There's a tomorrow, Wendy

Jean Hodgkinson
The Caribbean Camera, March 10th 2005

Woman was venerated only to the degree that man made himself the slave of his own fears, a party to his own powerlessness: it was in terror and not in love that he worshipped her. -Simone de Beauvoir

Tuesday past, March 8, was International Women's Day (IWD). This is an international celebration that predates World War One and, therefore, Remembrance Day as well. That's saying something… two things, in fact. One: historically men have regarded each other as entirely suitable targets for rifle, mortar and bombardier practice, live ammo or no. (Also, that any collective remorse voiced for this unfortunate habit is powerless to prevent us from indulging in it.) And two: on the whole, men have historically treated women even worse than they treat one other. At least wars end occasionally.

Last week's article concluded with the hope that the dispensation of justice by the Toronto police force might soon be less arbitrary than it has been in the past. Last weekend the sort of arbitrary dispensation, the sort we should all be resisting if we hope to spare future generations (or perhaps even our own) the prospect of living in a police state, was publicly flouted as if in direct opposition to this hope. In honour of International Women's Day, then, yours truly will respond with the following report.

On Saturday, March 5, a downtown rally and march in celebration of International Women's Day was planned. The march wound its way down from the OISE Auditorium near the St. George subway station to Ryerson University's Jorgensen Hall, near Dundas station. The march was energetic and peaceful and an Information Fair was set up in Ryerson's Jorgensen Hall: several tables were set up for the dissemination of information and refreshments. CKLN, Ryerson's on-campus community radio station, helped to organize the event and several of the station's volunteers were in attendance, including volunteer programmer and activist Wendy Maxwell. Some of us call her Queen Nzinga. She is well known down at the station. A volunteer programmer (as we all are), Wendy contributes to a pair of Sunday morning broadcasts with tenacious regularity: the Spanish-language Aqui Nuestra America and Radio Active Feminism (10:30 and 11:30 a.m. respectively). In fact, she is such a devoted contributor to Radio Active Feminism that she is CKLN's IWD coordinator for 2005.

Unfortunately, positive contributions to the community don't mean what they once did in this country. Amongst all the literature, pamphlets and subversive feminists, Wendy was minding her fundraising table when a gaggle of Toronto's finest sauntered in, arresting and shackling her, eventually depositing her in Milton's Vanier Centre for Women. Not one of the arresting officers dared look this "threatening black woman" in the face. She was selling cookies. As if getting arrested in front of a crowd of people wasn't bad enough, there's more to this story. The Toronto police don't normally take people into custody for such things because Immigration has their own people for that, so it must have been a slow day.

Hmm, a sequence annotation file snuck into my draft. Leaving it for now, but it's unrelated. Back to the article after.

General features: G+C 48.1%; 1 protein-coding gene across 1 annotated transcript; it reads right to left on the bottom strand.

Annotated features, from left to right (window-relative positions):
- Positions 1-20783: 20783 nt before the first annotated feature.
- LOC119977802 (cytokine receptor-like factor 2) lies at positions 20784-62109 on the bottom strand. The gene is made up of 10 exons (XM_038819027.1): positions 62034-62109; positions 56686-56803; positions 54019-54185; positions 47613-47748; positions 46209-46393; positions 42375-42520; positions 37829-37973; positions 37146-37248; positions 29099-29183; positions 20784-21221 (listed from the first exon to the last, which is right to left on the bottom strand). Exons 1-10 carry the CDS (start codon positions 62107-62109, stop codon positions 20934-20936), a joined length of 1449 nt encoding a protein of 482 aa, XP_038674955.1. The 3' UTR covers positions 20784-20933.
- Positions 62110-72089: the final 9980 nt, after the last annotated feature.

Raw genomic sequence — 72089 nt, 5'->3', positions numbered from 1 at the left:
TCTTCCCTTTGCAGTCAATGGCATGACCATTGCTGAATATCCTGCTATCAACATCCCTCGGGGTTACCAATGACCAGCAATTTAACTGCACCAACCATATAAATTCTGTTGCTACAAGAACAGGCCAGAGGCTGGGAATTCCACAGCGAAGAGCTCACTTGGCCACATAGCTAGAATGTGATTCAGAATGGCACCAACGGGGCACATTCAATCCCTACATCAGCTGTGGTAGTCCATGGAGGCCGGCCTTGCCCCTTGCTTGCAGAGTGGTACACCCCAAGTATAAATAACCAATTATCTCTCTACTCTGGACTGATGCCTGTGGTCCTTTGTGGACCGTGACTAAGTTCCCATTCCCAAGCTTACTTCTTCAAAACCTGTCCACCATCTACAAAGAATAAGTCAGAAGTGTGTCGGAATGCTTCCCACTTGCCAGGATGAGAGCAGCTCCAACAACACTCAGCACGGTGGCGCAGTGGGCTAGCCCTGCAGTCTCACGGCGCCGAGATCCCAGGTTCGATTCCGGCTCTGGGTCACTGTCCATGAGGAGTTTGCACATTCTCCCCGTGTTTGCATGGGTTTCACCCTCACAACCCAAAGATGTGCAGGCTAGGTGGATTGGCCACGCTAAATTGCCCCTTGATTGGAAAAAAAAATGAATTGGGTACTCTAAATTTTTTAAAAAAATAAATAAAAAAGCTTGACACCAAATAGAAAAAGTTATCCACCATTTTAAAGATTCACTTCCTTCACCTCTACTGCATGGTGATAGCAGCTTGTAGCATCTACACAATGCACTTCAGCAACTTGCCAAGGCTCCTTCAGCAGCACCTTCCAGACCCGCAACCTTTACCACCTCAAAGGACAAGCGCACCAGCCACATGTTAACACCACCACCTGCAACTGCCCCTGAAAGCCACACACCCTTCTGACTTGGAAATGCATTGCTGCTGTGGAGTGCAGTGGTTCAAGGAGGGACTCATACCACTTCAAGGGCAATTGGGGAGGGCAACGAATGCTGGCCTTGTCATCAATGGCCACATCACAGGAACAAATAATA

Wendy's Jamaican heritage doesn't help in her country of birth, Costa Rica, where the police are known for singling out black citizens for special treatment. She's been sexually assaulted by them and also denied their protection from a Costa Rican gang (both clearly a refusal to discharge the duties they were hired to perform). The crime for which Wendy was arrested consists of nothing more than living in Canada without immigration status. Her deportation could happen at any time and would put her safety in very serious jeopardy. She submitted her application for permanent resident status, incidentally, in February 2004, and has been living peacefully in this country for the last six years.

CKLN is mounting a campaign in support of our sister in her time of (wholly unnecessary) crisis. Being a community radio station, CKLN needs the help of the community: so here are some suggestions for the ordinary citizen wanting to combat this country's inherently racist and misogynistic institutions.

Immigration Minister Joe Volpe can be reached at (416) 781-5583, (613) 992-6361, or by emailing Demand Wendy's IMMEDIATE release.

The goal is to legalize Wendy's status in Canada by obtaining a temporary Resident's Permit until her humanitarian and compassionate leave application is resolved.

You can sign an on-line petition at:

The station is also accepting donations to help out with legal expenses. An IWD event (that Wendy organized) is now being held in her honour. That's on Thursday, March 10, at B-Sweet Lounge, 1279 Queen St. W. Visit or phone the news office at 416-595-5068 if you need further info.

Dick Gregory once wrote: "We'll bust this thing and cut out this cancer." And we will. Come hell or high water.

Happy IWD, Nzinga. Peace and Love.

Jean Hodgkinson hosts CKLN's Rude Awakening every Wednesday from 6-7 a.m. This piece originally appeared in the Caribbean Camera, you can view it on their site at

Return to Wendy Maxwell/Nzinga Page